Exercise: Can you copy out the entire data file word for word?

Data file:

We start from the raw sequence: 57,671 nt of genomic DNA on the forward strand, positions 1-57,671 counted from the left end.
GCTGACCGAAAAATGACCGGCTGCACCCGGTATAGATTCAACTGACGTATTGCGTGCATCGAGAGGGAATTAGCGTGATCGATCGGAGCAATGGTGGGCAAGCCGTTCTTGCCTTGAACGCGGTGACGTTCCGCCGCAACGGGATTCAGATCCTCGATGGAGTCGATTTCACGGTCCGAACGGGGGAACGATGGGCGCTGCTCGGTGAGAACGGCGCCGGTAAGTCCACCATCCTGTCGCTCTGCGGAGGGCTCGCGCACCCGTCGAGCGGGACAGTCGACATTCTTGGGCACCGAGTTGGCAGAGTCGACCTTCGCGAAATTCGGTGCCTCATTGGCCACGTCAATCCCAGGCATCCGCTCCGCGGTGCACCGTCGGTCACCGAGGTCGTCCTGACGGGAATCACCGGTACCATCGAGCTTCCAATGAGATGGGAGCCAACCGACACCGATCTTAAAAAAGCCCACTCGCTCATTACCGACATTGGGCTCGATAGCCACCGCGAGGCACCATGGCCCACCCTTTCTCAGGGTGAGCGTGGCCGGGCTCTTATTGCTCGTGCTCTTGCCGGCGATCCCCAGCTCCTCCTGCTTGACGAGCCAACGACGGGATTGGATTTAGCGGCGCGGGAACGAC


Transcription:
We start from the raw sequence: 57,671 nt of genomic DNA on the forward strand, positions 1-57,671 counted from the left end.
GCTGACCGAAAAATGACCGGCTGCACCCGGTATAGATTCAACTGACGTATTGCGTGCATCGAGAGGGAATTAGCGTGATCGATCGGAGCAATGGTGGGCAAGCCGTTCTTGCCTTGAACGCGGTGACGTTCCGCCGCAACGGGATTCAGATCCTCGATGGAGTCGATTTCACGGTCCGAACGGGGGAACGATGGGCGCTGCTCGGTGAGAACGGCGCCGGTAAGTCCACCATCCTGTCGCTCTGCGGAGGGCTCGCGCACCCGTCGAGCGGGACAGTCGACATTCTTGGGCACCGAGTTGGCAGAGTCGACCTTCGCGAAATTCGGTGCCTCATTGGCCACGTCAATCCCAGGCATCCGCTCCGCGGTGCACCGTCGGTCACCGAGGTCGTCCTGACGGGAATCACCGGTACCATCGAGCTTCCAATGAGATGGGAGCCAACCGACACCGATCTTAAAAAAGCCCACTCGCTCATTACCGACATTGGGCTCGATAGCCACCGCGAGGCACCATGGCCCACCCTTTCTCAGGGTGAGCGTGGCCGGGCTCTTATTGCTCGTGCTCTTGCCGGCGATCCCCAGCTCCTCCTGCTTGACGAGCCAACGACGGGATTGGATTTAGCGGCGCGGGAACGAC